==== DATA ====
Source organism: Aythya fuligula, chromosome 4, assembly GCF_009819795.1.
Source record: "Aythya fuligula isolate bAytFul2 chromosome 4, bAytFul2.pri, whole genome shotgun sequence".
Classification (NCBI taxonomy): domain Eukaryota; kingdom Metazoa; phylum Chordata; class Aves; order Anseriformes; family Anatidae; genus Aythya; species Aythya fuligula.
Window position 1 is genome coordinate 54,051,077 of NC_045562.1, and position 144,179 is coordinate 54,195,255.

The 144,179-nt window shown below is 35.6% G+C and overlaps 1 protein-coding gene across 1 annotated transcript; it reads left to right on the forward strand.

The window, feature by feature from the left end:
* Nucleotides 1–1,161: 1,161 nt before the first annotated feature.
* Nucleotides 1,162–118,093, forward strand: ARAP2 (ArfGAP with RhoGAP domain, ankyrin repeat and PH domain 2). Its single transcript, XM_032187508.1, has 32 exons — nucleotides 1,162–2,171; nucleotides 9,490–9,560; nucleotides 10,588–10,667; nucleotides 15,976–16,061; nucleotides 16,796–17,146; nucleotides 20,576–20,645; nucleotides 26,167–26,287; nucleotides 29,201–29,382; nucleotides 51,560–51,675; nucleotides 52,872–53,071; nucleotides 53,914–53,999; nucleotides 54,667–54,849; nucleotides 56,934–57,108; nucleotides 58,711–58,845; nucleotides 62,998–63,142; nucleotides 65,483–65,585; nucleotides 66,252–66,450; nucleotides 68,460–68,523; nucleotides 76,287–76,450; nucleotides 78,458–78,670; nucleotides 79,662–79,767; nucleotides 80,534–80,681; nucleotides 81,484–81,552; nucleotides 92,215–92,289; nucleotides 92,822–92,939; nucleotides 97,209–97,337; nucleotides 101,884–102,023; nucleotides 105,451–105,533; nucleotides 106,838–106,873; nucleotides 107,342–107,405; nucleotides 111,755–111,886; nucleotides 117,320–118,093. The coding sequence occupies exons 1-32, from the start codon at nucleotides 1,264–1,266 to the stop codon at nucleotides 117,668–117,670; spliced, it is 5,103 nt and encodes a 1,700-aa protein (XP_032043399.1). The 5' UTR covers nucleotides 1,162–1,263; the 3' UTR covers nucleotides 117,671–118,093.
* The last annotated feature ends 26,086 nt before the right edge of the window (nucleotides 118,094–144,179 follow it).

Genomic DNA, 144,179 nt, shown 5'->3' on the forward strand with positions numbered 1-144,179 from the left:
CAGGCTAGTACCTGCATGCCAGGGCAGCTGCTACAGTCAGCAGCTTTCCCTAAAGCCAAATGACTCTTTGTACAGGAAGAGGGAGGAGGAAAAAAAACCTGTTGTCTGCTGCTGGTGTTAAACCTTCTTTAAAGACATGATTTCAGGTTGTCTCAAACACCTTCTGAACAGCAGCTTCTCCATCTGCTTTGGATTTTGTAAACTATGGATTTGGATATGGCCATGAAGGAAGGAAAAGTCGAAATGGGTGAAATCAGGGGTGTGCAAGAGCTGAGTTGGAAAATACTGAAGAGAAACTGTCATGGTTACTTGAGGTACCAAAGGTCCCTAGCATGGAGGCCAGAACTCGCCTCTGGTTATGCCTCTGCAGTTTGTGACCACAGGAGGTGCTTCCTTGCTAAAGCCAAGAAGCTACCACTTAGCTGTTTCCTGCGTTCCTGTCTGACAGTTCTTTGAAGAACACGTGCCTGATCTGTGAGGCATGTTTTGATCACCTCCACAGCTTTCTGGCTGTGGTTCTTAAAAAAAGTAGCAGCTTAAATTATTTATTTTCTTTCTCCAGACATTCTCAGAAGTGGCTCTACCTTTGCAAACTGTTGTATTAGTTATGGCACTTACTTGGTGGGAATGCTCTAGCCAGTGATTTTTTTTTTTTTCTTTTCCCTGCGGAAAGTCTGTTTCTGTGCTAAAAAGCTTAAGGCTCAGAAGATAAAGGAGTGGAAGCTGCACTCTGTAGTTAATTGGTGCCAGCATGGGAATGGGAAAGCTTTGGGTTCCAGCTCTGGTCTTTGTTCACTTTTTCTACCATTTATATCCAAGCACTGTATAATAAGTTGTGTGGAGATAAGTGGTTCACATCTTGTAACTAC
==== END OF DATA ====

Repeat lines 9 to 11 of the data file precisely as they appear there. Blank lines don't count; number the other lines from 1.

* The last annotated feature ends 26,086 nt before the right edge of the window (nucleotides 118,094–144,179 follow it).

Genomic DNA, 144,179 nt, shown 5'->3' on the forward strand with positions numbered 1-144,179 from the left:
CAGGCTAGTACCTGCATGCCAGGGCAGCTGCTACAGTCAGCAGCTTTCCCTAAAGCCAAATGACTCTTTGTACAGGAAGAGGGAGGAGGAAAAAAAACCTGTTGTCTGCTGCTGGTGTTAAACCTTCTTTAAAGACATGATTTCAGGTTGTCTCAAACACCTTCTGAACAGCAGCTTCTCCATCTGCTTTGGATTTTGTAAACTATGGATTTGGATATGGCCATGAAGGAAGGAAAAGTCGAAATGGGTGAAATCAGGGGTGTGCAAGAGCTGAGTTGGAAAATACTGAAGAGAAACTGTCATGGTTACTTGAGGTACCAAAGGTCCCTAGCATGGAGGCCAGAACTCGCCTCTGGTTATGCCTCTGCAGTTTGTGACCACAGGAGGTGCTTCCTTGCTAAAGCCAAGAAGCTACCACTTAGCTGTTTCCTGCGTTCCTGTCTGACAGTTCTTTGAAGAACACGTGCCTGATCTGTGAGGCATGTTTTGATCACCTCCACAGCTTTCTGGCTGTGGTTCTTAAAAAAAGTAGCAGCTTAAATTATTTATTTTCTTTCTCCAGACATTCTCAGAAGTGGCTCTACCTTTGCAAACTGTTGTATTAGTTATGGCACTTACTTGGTGGGAATGCTCTAGCCAGTGATTTTTTTTTTTTTCTTTTCCCTGCGGAAAGTCTGTTTCTGTGCTAAAAAGCTTAAGGCTCAGAAGATAAAGGAGTGGAAGCTGCACTCTGTAGTTAATTGGTGCCAGCATGGGAATGGGAAAGCTTTGGGTTCCAGCTCTGGTCTTTGTTCACTTTTTCTACCATTTATATCCAAGCACTGTATAATAAGTTGTGTGGAGATAAGTGGTTCACATCTTGTAACTAC